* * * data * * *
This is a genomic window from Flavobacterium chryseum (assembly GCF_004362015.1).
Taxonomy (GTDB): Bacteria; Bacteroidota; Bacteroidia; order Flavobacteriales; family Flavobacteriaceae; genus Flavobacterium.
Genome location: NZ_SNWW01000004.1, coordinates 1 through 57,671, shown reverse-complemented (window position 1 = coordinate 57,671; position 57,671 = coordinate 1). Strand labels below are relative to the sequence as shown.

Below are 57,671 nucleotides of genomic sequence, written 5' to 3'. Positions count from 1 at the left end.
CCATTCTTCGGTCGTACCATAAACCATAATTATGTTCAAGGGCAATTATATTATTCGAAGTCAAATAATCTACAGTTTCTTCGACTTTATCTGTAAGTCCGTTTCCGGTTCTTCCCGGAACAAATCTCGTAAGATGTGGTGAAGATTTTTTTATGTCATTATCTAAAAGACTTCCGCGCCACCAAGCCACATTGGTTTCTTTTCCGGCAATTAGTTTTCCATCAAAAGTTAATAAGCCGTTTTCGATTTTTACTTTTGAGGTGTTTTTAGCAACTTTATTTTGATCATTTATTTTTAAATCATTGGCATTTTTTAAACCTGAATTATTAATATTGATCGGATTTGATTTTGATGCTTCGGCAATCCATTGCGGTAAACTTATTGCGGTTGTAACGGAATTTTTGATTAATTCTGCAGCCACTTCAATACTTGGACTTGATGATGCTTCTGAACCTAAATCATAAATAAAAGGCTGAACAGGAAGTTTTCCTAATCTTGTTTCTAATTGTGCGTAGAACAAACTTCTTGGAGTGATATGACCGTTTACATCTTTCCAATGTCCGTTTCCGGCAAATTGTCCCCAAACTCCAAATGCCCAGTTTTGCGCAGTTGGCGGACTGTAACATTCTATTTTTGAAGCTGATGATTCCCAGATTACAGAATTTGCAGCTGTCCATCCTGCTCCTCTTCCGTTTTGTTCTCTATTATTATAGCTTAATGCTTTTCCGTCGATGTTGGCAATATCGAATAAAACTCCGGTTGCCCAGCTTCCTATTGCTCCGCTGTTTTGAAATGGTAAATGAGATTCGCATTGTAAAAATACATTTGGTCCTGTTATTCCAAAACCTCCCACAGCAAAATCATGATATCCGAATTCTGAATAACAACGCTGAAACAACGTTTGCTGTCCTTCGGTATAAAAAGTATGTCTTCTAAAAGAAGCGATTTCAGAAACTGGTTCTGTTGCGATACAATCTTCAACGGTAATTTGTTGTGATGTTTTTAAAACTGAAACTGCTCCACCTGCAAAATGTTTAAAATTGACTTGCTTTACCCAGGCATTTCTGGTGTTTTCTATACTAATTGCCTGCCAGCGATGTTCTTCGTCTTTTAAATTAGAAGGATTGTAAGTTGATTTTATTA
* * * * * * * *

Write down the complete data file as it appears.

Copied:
This is a genomic window from Flavobacterium chryseum (assembly GCF_004362015.1).
Taxonomy (GTDB): Bacteria; Bacteroidota; Bacteroidia; order Flavobacteriales; family Flavobacteriaceae; genus Flavobacterium.
Genome location: NZ_SNWW01000004.1, coordinates 1 through 57,671, shown reverse-complemented (window position 1 = coordinate 57,671; position 57,671 = coordinate 1). Strand labels below are relative to the sequence as shown.

Below are 57,671 nucleotides of genomic sequence, written 5' to 3'. Positions count from 1 at the left end.
CCATTCTTCGGTCGTACCATAAACCATAATTATGTTCAAGGGCAATTATATTATTCGAAGTCAAATAATCTACAGTTTCTTCGACTTTATCTGTAAGTCCGTTTCCGGTTCTTCCCGGAACAAATCTCGTAAGATGTGGTGAAGATTTTTTTATGTCATTATCTAAAAGACTTCCGCGCCACCAAGCCACATTGGTTTCTTTTCCGGCAATTAGTTTTCCATCAAAAGTTAATAAGCCGTTTTCGATTTTTACTTTTGAGGTGTTTTTAGCAACTTTATTTTGATCATTTATTTTTAAATCATTGGCATTTTTTAAACCTGAATTATTAATATTGATCGGATTTGATTTTGATGCTTCGGCAATCCATTGCGGTAAACTTATTGCGGTTGTAACGGAATTTTTGATTAATTCTGCAGCCACTTCAATACTTGGACTTGATGATGCTTCTGAACCTAAATCATAAATAAAAGGCTGAACAGGAAGTTTTCCTAATCTTGTTTCTAATTGTGCGTAGAACAAACTTCTTGGAGTGATATGACCGTTTACATCTTTCCAATGTCCGTTTCCGGCAAATTGTCCCCAAACTCCAAATGCCCAGTTTTGCGCAGTTGGCGGACTGTAACATTCTATTTTTGAAGCTGATGATTCCCAGATTACAGAATTTGCAGCTGTCCATCCTGCTCCTCTTCCGTTTTGTTCTCTATTATTATAGCTTAATGCTTTTCCGTCGATGTTGGCAATATCGAATAAAACTCCGGTTGCCCAGCTTCCTATTGCTCCGCTGTTTTGAAATGGTAAATGAGATTCGCATTGTAAAAATACATTTGGTCCTGTTATTCCAAAACCTCCCACAGCAAAATCATGATATCCGAATTCTGAATAACAACGCTGAAACAACGTTTGCTGTCCTTCGGTATAAAAAGTATGTCTTCTAAAAGAAGCGATTTCAGAAACTGGTTCTGTTGCGATACAATCTTCAACGGTAATTTGTTGTGATGTTTTTAAAACTGAAACTGCTCCACCTGCAAAATGTTTAAAATTGACTTGCTTTACCCAGGCATTTCTGGTGTTTTCTATACTAATTGCCTGCCAGCGATGTTCTTCGTCTTTTAAATTAGAAGGATTGTAAGTTGATTTTATTA